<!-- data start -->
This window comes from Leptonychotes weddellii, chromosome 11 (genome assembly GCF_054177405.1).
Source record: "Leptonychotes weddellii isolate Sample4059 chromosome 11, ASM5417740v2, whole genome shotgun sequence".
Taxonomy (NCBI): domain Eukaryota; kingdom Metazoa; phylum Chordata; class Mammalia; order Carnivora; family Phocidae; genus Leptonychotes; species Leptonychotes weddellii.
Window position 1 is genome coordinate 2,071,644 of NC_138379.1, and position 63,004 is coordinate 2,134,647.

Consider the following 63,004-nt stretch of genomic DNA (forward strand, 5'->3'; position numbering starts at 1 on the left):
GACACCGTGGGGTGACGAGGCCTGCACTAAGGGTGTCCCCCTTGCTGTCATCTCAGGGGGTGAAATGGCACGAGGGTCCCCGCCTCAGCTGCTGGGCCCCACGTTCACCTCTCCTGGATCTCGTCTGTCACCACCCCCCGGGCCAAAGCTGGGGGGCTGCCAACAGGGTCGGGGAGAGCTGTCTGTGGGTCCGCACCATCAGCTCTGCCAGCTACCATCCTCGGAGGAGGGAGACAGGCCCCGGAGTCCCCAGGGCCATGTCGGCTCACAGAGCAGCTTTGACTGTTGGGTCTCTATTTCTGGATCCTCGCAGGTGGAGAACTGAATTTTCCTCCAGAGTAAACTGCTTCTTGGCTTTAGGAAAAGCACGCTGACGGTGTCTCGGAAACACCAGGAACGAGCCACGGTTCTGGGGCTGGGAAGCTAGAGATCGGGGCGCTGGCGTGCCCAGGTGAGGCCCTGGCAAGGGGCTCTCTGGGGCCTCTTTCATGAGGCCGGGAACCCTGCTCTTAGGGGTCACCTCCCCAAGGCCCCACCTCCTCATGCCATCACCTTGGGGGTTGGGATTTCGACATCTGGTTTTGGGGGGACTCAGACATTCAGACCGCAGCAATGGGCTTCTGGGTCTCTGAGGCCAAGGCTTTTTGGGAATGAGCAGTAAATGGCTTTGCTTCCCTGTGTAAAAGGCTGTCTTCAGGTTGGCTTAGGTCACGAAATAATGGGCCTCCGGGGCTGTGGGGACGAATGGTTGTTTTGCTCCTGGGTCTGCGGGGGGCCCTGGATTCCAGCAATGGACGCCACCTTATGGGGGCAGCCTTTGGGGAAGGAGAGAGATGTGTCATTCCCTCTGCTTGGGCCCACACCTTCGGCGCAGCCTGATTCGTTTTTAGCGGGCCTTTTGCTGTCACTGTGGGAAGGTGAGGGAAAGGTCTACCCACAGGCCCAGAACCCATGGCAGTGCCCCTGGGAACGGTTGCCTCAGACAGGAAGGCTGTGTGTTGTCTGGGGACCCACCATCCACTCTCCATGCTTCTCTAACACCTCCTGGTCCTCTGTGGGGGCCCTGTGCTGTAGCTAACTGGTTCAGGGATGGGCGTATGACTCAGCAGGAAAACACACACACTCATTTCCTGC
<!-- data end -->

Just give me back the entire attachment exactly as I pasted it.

This window comes from Leptonychotes weddellii, chromosome 11 (genome assembly GCF_054177405.1).
Source record: "Leptonychotes weddellii isolate Sample4059 chromosome 11, ASM5417740v2, whole genome shotgun sequence".
Taxonomy (NCBI): domain Eukaryota; kingdom Metazoa; phylum Chordata; class Mammalia; order Carnivora; family Phocidae; genus Leptonychotes; species Leptonychotes weddellii.
Window position 1 is genome coordinate 2,071,644 of NC_138379.1, and position 63,004 is coordinate 2,134,647.

Consider the following 63,004-nt stretch of genomic DNA (forward strand, 5'->3'; position numbering starts at 1 on the left):
GACACCGTGGGGTGACGAGGCCTGCACTAAGGGTGTCCCCCTTGCTGTCATCTCAGGGGGTGAAATGGCACGAGGGTCCCCGCCTCAGCTGCTGGGCCCCACGTTCACCTCTCCTGGATCTCGTCTGTCACCACCCCCCGGGCCAAAGCTGGGGGGCTGCCAACAGGGTCGGGGAGAGCTGTCTGTGGGTCCGCACCATCAGCTCTGCCAGCTACCATCCTCGGAGGAGGGAGACAGGCCCCGGAGTCCCCAGGGCCATGTCGGCTCACAGAGCAGCTTTGACTGTTGGGTCTCTATTTCTGGATCCTCGCAGGTGGAGAACTGAATTTTCCTCCAGAGTAAACTGCTTCTTGGCTTTAGGAAAAGCACGCTGACGGTGTCTCGGAAACACCAGGAACGAGCCACGGTTCTGGGGCTGGGAAGCTAGAGATCGGGGCGCTGGCGTGCCCAGGTGAGGCCCTGGCAAGGGGCTCTCTGGGGCCTCTTTCATGAGGCCGGGAACCCTGCTCTTAGGGGTCACCTCCCCAAGGCCCCACCTCCTCATGCCATCACCTTGGGGGTTGGGATTTCGACATCTGGTTTTGGGGGGACTCAGACATTCAGACCGCAGCAATGGGCTTCTGGGTCTCTGAGGCCAAGGCTTTTTGGGAATGAGCAGTAAATGGCTTTGCTTCCCTGTGTAAAAGGCTGTCTTCAGGTTGGCTTAGGTCACGAAATAATGGGCCTCCGGGGCTGTGGGGACGAATGGTTGTTTTGCTCCTGGGTCTGCGGGGGGCCCTGGATTCCAGCAATGGACGCCACCTTATGGGGGCAGCCTTTGGGGAAGGAGAGAGATGTGTCATTCCCTCTGCTTGGGCCCACACCTTCGGCGCAGCCTGATTCGTTTTTAGCGGGCCTTTTGCTGTCACTGTGGGAAGGTGAGGGAAAGGTCTACCCACAGGCCCAGAACCCATGGCAGTGCCCCTGGGAACGGTTGCCTCAGACAGGAAGGCTGTGTGTTGTCTGGGGACCCACCATCCACTCTCCATGCTTCTCTAACACCTCCTGGTCCTCTGTGGGGGCCCTGTGCTGTAGCTAACTGGTTCAGGGATGGGCGTATGACTCAGCAGGAAAACACACACACTCATTTCCTGC